Connect with us

Spread & Containment

The last holdout in housing data has turned; ‘recession watch’ for next 12 months remains

  – by New Deal democratLast month I wrote that:“the biggest news was what happened with units under construction. The total declined slightly, as…




 - by New Deal democrat

Last month I wrote that:

the biggest news was what happened with units under construction. The total declined slightly, as did single family units. But most significantly, for the first time since February 2021, multi-family units under construction also declined.

Why is this so important? Because, as this long term historical graph shows, total housing units under construction, although the most lagging of housing construction statistics, have also had to turn down before recessions begin. … multi-family units under construction, which typically turn after single family units, have also usually (except for 2008 and the pandemic) turned down before recessions have begun.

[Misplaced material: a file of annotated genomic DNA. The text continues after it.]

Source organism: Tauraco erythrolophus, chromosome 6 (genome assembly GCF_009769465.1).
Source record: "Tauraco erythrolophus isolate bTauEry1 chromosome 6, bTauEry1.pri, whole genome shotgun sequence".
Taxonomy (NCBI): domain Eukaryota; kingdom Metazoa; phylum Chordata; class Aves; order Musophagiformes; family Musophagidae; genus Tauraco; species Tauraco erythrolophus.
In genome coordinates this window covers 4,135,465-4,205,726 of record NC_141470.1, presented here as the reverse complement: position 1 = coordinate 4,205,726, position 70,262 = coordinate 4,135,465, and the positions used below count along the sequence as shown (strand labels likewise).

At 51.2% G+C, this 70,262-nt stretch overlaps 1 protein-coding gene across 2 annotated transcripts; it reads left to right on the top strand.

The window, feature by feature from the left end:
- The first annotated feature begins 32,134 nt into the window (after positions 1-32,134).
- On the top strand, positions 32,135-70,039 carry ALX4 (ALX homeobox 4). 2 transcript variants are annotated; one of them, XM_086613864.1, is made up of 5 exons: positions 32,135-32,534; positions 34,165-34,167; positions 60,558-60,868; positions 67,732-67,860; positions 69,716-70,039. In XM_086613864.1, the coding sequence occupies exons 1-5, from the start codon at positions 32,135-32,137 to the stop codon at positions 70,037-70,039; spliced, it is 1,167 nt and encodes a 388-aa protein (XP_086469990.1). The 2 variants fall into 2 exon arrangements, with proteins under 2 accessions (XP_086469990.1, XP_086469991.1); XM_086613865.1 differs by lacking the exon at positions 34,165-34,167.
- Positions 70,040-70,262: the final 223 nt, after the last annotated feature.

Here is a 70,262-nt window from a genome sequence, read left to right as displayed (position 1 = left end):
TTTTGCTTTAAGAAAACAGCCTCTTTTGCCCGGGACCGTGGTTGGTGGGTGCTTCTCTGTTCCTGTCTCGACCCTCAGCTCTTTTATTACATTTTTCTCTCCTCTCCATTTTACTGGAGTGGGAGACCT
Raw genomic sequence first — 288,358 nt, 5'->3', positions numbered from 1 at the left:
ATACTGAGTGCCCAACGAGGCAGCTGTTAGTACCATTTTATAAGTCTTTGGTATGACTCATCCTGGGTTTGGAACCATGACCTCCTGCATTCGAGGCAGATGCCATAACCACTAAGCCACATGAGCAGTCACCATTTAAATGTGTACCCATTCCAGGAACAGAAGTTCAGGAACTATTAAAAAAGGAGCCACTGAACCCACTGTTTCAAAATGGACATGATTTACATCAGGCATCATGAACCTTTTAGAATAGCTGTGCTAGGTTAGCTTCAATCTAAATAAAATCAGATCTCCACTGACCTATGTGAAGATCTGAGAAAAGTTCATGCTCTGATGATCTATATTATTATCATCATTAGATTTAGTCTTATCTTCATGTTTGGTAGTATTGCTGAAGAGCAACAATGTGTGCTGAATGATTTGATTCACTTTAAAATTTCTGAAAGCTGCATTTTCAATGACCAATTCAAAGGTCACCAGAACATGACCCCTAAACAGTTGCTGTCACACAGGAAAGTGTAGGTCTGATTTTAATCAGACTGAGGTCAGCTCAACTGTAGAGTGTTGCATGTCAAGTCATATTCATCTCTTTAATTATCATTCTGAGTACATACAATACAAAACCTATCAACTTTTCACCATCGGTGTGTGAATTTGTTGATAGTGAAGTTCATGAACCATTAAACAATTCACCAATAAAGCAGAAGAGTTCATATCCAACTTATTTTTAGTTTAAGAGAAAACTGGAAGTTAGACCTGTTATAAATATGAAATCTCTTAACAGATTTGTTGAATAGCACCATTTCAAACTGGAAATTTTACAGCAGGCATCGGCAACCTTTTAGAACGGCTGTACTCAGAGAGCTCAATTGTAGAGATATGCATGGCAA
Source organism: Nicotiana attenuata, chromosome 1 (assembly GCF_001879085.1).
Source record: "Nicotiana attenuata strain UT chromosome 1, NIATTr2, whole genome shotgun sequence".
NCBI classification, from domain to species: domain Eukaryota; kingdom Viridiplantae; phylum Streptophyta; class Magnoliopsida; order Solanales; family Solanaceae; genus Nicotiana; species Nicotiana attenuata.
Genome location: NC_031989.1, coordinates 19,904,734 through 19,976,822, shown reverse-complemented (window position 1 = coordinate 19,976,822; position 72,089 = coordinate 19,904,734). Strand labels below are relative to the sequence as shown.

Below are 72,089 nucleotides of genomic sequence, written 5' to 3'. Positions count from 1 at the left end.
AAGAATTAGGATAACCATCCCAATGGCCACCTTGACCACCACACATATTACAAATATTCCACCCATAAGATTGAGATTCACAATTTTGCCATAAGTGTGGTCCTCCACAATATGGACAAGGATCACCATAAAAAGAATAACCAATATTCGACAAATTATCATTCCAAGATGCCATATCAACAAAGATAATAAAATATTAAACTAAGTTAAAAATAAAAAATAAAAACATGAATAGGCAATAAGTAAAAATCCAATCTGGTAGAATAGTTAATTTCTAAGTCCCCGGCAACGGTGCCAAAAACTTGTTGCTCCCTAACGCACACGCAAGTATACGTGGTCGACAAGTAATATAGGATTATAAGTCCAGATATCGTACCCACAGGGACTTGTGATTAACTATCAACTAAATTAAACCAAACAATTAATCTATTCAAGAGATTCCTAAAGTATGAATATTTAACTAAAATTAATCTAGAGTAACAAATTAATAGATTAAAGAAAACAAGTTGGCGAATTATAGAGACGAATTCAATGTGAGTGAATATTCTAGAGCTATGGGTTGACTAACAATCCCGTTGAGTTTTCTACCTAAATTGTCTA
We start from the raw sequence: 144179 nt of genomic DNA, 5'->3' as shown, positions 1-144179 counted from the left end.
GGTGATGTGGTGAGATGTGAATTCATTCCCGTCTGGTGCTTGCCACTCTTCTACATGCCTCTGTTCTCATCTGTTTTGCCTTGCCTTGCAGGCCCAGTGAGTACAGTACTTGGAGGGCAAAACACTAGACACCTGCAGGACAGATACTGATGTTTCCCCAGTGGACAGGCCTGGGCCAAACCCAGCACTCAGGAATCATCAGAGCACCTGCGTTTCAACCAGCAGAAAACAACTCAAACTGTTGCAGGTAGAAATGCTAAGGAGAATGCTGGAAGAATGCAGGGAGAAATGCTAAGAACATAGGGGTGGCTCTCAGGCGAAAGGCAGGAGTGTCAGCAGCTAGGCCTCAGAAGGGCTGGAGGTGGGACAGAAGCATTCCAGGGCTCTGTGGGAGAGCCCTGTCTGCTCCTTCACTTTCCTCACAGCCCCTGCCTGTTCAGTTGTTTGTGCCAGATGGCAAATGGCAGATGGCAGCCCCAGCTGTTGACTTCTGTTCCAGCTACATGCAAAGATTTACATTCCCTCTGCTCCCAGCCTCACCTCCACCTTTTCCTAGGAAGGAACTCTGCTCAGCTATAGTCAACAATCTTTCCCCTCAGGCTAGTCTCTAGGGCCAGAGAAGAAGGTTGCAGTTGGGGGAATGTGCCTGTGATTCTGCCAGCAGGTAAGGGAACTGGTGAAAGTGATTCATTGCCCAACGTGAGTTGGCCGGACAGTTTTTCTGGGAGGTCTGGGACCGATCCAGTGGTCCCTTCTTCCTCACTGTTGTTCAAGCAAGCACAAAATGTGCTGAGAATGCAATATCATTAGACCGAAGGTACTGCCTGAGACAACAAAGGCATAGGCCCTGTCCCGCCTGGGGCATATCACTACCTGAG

“It will take another couple of months’ worth of data to be more confident, but it certainly appears that the turn I have been waiting for in the housing market has finally happened. This is an important reason why, while I have removed the ‘recession warning’ from the end of last year, the ‘recession watch’ remains, pending a return down of several short leading indicators like vehicle sales and the stock market.”

So, let’s go directly to what happened with units under construction this month. 

Units under construction declined across the board. Total units declined 12,000 to 1.676 million, the lowest since April 2022. Single family units declined 5,000 to 674,000, the lowest since May 2021, and multi family units declined 7,000 to 986,000 for the 2nd decline in a row from July’s peak of 1.001 million:

With the addition of this month’s data, “it certainly appears that the turn I have been waiting for … has happened.”

Let’s update th more leading permits and starts.